Questionable calls

That guy’s not a receiver…

Follow the right guard on this play. He essentially fakes a block and then does a 180, appearing to be open for a pass. That’s the textbook definition of the ineligible receiver downfield rule. The SEC has been stressing enforcement of this, and they missed one there.

Patrick Towles gets laid out, Ben Boulware initially gets called for targeting

Former Kentucky Wildcat Patrick Towles, now at Boston College, got rocked by Clemson’s Ben Boulware on Friday. Though it was overturned, the initial call was targeting – proving that if a player, especially a quarterback, simply acts as if they stepped on a land mine, someone will get tossed.

ECU’s Colby Gore lays lick, gets kicked out

ECU fans across twitter were livid about this targeting call, but regardless of it’s legality, the result was an ejection of defensive back Colby Gore.

LSU fan explains “Bama Privilege”

Though the homerism of his take should be taken into consideration, this LSU fan uses a holding call that went against Arkansas to define the “Bama Privilege”. This holding call cost Arkansas their second touchdown in the midst of a grueling game at home versus the Tide.

Targeting is officiated with an incredible amount of variance 

In the same game that saw Nigel Warrior get booted for a helmet to helmet hit on A&M’s Cullen Gillaspia, the Aggies Twelfth Man may have gotten away with one of his own. Perhaps he should’ve also waved goodbye to himself.

Arkansas’ JaMichael Winston apparently forgot he wasn’t on Ultimate Fighter, or at least on national television, when he went after Alabama quarterback Jalen Hurts’ throat. This one was a 50/50 gamble between getting a flag or a “FINISH HIM!” graphic. It got neither.

Missed pass interference

On Texas A&M’s final drive in regulation, the one that would end in a missed field goal, there was a pretty bad miss by SEC refs. Upon replay, both Verne and Gary were amazed that this jersey grab by Tennessee’s Malik Foreman on A&M’s Christian Kirk was not called.


A&M’s Twelfth Man gets lit up

This hit perfectly encapsulated everything the public knows about targeting. Tennessee safety Nigel Warrior lit up Cullen Gillaspia, A&M’s twelfth man, and was ejected after review. When the hit happened, Tennessee fans were furious. Upon replay, however – man, was that a clear example of targeting.

Mississippi State does something right, then something wrong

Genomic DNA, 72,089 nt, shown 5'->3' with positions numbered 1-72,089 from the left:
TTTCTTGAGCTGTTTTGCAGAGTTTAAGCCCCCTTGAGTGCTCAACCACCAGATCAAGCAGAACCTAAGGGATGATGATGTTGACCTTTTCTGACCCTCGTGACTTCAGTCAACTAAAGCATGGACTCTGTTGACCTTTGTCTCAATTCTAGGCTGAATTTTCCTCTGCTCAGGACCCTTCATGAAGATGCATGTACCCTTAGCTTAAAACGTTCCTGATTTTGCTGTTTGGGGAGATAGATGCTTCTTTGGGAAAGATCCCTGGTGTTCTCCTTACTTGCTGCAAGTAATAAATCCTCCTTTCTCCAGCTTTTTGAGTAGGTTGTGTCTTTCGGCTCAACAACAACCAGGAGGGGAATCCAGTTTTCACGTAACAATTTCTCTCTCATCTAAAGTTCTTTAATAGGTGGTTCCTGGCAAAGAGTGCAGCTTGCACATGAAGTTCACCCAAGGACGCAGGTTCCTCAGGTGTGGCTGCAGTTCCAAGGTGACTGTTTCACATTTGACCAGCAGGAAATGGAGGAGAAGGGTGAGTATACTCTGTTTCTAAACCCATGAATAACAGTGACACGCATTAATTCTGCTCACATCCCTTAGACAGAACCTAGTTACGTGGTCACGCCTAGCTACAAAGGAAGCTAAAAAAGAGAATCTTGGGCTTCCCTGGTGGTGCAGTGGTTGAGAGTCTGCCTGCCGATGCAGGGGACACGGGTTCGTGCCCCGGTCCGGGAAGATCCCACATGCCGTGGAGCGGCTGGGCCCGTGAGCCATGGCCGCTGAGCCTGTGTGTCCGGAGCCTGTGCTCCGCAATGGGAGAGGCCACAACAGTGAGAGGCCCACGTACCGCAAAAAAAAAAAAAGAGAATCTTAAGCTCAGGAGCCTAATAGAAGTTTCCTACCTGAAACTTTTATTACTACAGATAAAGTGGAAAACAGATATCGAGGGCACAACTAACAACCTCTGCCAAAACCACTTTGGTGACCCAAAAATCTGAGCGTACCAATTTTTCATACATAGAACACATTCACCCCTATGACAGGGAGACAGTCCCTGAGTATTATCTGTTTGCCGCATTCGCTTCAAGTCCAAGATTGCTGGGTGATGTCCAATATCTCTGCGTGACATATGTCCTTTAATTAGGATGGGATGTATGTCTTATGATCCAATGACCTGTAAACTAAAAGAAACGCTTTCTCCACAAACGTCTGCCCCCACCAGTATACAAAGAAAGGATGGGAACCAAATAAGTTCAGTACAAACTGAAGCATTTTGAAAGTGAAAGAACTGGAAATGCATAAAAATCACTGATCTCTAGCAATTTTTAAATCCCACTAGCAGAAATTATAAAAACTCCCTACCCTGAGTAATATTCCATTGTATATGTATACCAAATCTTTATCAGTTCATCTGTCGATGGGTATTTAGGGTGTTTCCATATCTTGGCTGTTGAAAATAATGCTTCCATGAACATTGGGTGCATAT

Most deliberate ejection-worthy hits are the result of frustration. There was plenty of frustration to go around in Mississippi State’s, 14-38 loss to Auburn.

Penn State kicker: public enemy number one

Last week, Minnesota had a player who actively sought out Penn State kicker Joey Julius and lit him up away from the play. The hefty placekicker’s fame has apparently made a few players in the Big Ten upset, as this is becoming a trend. On Saturday, Maryland’s Isaiah Davis was thrown out for this hit on Julius.



The Mississippi State game was a blooper.

There was a ton that went wrong for Mississippi State on Saturday, and this play was a great representation. Maybe Bulldogs tackle Martinas Rankin couldn’t hear because of the cowbells, maybe he was confused about the snap count, maybe he suddenly remembered he left his oven on back home – whatever the reason, he looked lost on this play.


Turnovers, turnovers everywhere

Texas A&M forced seven turnovers on Saturday, and this one was among the more particular. It was poetic justice, as Tennessee would somehow overcome that huge deficit, only to lose in overtime on a Joshua Dobbs interception.

Just take a knee, man Trayveon Williams

With a long run by breakout star running back Trayveon Williams, the Aggies thought, for about the fifth time, that they had the Volunteers on the ropes. If Williams had taken a knee, the Vols would’ve been unable to stop the clock and the result would’ve been an automatic win. Sadly for Williams, he got caught up in the moment and was tracked down for a strip that would give Tennessee the ability to tie the game and send it to overtime.

It was a tough day for graphics

With a light slate of games, one would think that ESPN and CBS would be humming along effortlessly. One would be wrong.

Or viewers’ eyes in general…